Terrifying knockout artist, Francis Ngannou, will rematch Ultimate Fighting Championship (UFC) Heavyweight kingpin, Stipe Miocic, this Saturday (March 27, 2021) at UFC 260 inside UFC Apex in Las Vegas, Nevada.
Ngannou last fought Stipe Miocic in Jan. 2018 ... and his inexperience showed. “The Predator” tried to rush the entire fight, and he paid for it dearly. Since that defeat and a failed bounce back vs. Derrick Lewis, Ngannou has been nothing less than perfect. He’s stopped four highly-ranked foes with ease, destroying all those foes in less than one round combined.
Did any of Ngannou’s comeback trail prepare him for this rematch? It’s impossible to say. All we can really do is analyze the little live footage that exists and see what’s changed.
Let’s take a closer look at Ngannou’s skill set:
Ngannou is at his best as a counter striker. When Ngannou is able to convince foes to swing at him, he destroys them.
There is a unique element to fighting Ngannou. Opponents seem distinctly aware of his power and size, and it forces mistakes. Experienced fighters like Alistair Overeem and Junior dos Santos uncharacteristically lunged into the pocket, and Ngannou knocked them out because of it. “JDS,” in particular, was so out of position from his own offense that he was forced to turn his back (.GIF).
Patience and power rarely go together. It’s so common, particularly at Heavyweight, for hard-hitting fighters to rush things in the hopes of heading home early. Ngannou is unique in that he’s quite possibly the hardest hitter on the entire roster, but he’s often willing to wait for his moment.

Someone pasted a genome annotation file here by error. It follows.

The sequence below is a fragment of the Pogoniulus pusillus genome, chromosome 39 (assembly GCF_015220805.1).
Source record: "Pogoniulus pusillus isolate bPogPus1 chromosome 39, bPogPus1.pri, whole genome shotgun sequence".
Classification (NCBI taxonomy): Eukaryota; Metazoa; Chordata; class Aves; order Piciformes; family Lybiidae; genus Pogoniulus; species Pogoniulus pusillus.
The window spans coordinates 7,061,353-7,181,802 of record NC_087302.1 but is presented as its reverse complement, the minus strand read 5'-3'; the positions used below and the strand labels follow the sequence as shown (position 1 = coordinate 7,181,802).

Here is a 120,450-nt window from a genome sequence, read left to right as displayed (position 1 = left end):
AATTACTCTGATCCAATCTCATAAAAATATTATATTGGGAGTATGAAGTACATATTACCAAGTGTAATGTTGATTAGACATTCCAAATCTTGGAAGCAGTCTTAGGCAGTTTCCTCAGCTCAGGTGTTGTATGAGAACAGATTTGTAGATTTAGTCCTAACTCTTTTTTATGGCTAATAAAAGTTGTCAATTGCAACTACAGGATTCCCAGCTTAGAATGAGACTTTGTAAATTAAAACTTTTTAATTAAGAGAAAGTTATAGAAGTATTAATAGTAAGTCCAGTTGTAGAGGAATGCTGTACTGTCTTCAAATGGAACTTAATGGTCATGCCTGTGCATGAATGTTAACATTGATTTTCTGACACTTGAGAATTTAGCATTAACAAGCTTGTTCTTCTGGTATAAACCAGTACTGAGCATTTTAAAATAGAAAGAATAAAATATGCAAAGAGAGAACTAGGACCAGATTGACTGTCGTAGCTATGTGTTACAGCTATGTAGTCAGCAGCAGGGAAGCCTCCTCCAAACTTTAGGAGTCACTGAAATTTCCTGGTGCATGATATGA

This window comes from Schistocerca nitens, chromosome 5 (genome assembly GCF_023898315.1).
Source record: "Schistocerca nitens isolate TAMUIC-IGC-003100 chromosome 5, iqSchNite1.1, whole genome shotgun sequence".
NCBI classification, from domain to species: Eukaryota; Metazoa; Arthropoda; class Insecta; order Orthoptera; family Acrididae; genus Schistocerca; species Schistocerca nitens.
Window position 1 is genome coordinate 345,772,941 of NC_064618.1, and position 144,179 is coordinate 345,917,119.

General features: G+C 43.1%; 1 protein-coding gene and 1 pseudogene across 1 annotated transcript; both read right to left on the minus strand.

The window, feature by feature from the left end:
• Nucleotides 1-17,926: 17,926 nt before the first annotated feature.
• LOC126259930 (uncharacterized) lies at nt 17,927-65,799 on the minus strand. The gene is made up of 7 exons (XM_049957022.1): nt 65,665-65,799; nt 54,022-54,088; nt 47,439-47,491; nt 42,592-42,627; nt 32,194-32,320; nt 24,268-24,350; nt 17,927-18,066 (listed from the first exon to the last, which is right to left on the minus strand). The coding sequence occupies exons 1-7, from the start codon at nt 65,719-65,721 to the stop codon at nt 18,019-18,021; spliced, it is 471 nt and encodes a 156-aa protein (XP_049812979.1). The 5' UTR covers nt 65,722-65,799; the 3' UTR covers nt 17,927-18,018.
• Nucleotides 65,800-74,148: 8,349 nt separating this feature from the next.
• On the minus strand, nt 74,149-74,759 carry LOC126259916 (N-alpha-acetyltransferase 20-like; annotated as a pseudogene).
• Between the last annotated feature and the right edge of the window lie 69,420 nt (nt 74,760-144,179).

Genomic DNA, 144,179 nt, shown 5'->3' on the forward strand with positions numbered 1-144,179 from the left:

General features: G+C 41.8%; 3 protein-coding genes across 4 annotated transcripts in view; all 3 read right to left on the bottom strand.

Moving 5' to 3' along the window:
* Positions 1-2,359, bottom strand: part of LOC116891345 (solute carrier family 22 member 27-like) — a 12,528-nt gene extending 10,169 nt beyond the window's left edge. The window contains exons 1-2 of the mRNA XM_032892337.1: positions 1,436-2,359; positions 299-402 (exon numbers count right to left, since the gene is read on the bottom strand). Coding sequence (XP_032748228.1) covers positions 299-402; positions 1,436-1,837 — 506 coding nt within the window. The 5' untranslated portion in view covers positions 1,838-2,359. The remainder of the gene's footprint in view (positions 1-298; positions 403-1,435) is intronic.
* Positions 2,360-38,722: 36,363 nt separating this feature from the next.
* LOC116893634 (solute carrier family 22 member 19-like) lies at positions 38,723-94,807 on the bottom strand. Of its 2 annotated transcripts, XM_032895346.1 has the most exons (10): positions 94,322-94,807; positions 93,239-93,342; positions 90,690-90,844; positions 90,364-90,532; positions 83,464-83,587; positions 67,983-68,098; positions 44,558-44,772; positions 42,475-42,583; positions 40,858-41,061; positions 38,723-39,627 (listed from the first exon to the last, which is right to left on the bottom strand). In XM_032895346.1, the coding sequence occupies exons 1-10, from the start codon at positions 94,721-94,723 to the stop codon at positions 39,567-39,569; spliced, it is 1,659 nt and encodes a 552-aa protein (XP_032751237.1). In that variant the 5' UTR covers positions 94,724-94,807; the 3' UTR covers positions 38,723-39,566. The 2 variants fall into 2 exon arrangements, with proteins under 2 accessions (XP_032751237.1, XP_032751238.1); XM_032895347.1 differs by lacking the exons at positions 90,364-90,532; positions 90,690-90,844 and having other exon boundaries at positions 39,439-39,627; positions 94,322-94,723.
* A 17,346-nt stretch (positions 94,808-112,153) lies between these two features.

Ngannou stalks opponents but rarely throws first. Against high-level opponents, this has proven to be a problem. While Ngannou had no problems occasionally letting loose and hammering opponents that could scarcely match his athleticism (.GIF) — such was the story of Jairzinho Rozenstruik, too — his two losses have shown that Ngannou is unable to throw a crisp jab or cross from the outside without falling forward.
Again, there was hope Ngannou would show improvement in this area opposite Blaydes, but he didn’t need to. Instead, Ngannou feinted toward the wrestler, forced the jab everyone knew Blaydes would throw, and then smacked him upside the head with a gigantic right hand (.GIF). The Velasquez win was also too short to really prove anything, but Ngannou did seem willing to step in behind his dangerous hook-cross, which is better than nothing.
Often, the result is Ngannou stalking from the edge of his range. He’ll switch stances a bit and shoot out the jab with both hands or the Southpaw cross, but Ngannou is mostly waiting for his opponent to advance. Once that happens, Ngannou’s main plan comes into play.